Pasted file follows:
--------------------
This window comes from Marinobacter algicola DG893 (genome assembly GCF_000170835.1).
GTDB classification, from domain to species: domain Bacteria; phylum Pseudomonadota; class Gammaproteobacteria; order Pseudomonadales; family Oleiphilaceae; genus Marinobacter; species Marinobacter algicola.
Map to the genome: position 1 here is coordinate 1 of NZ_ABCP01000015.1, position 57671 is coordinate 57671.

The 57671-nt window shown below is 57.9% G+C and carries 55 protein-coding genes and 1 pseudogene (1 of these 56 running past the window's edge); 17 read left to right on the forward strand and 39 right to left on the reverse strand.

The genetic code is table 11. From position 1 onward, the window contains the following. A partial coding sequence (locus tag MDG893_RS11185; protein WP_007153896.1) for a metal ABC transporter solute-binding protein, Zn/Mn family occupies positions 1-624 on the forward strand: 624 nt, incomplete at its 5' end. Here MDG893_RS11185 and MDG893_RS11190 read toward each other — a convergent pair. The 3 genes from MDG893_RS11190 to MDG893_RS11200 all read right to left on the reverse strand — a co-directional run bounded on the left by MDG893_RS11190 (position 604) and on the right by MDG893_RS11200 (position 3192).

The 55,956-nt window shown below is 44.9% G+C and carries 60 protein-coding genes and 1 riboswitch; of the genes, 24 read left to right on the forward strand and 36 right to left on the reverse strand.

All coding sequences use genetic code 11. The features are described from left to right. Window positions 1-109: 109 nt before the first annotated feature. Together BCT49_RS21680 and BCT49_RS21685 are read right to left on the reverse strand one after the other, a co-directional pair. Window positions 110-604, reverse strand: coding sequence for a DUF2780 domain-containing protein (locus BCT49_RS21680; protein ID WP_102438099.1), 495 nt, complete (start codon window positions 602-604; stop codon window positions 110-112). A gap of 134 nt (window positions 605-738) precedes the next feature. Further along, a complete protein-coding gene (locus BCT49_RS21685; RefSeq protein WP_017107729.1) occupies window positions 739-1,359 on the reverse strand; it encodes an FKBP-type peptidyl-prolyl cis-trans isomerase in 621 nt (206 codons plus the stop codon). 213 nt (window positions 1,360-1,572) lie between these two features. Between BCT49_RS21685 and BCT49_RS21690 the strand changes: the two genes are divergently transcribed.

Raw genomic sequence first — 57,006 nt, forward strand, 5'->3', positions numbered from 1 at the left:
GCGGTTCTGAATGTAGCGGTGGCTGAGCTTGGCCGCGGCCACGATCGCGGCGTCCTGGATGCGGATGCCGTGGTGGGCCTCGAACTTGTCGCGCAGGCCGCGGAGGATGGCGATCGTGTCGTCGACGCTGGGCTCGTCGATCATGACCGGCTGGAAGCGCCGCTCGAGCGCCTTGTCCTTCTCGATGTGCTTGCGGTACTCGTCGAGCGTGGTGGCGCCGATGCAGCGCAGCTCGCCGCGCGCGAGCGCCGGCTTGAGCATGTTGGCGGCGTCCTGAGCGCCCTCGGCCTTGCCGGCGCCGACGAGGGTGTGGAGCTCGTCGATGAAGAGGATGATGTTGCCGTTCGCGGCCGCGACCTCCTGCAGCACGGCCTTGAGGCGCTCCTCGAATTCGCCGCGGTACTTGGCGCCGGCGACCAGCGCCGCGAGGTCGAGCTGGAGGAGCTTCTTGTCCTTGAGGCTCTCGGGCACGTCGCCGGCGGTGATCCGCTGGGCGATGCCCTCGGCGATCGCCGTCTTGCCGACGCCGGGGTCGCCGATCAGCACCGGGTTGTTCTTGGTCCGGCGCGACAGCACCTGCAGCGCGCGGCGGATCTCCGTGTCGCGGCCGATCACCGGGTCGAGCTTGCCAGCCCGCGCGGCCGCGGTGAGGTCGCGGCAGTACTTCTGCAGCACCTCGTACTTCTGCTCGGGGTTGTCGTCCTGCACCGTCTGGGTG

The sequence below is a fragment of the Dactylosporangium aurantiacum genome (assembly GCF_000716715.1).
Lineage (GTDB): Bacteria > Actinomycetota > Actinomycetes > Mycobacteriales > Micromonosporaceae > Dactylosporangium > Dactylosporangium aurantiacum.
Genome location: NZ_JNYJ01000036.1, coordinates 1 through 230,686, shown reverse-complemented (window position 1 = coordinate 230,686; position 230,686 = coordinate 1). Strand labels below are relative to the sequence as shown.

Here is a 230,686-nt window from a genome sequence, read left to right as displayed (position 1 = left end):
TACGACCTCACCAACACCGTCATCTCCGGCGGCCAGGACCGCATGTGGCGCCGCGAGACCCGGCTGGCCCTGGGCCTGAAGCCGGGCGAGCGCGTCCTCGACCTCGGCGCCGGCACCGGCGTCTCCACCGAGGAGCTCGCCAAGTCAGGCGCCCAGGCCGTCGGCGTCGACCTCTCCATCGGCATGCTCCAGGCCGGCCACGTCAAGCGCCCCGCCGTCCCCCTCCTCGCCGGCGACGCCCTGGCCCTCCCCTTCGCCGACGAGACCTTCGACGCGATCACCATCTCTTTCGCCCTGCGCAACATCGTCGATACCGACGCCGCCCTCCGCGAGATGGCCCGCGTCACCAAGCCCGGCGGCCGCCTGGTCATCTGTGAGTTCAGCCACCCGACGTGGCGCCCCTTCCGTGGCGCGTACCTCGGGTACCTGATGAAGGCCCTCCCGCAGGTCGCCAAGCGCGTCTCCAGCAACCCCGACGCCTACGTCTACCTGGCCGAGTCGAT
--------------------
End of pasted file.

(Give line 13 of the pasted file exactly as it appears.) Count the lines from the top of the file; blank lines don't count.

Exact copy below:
Here is a 230,686-nt window from a genome sequence, read left to right as displayed (position 1 = left end):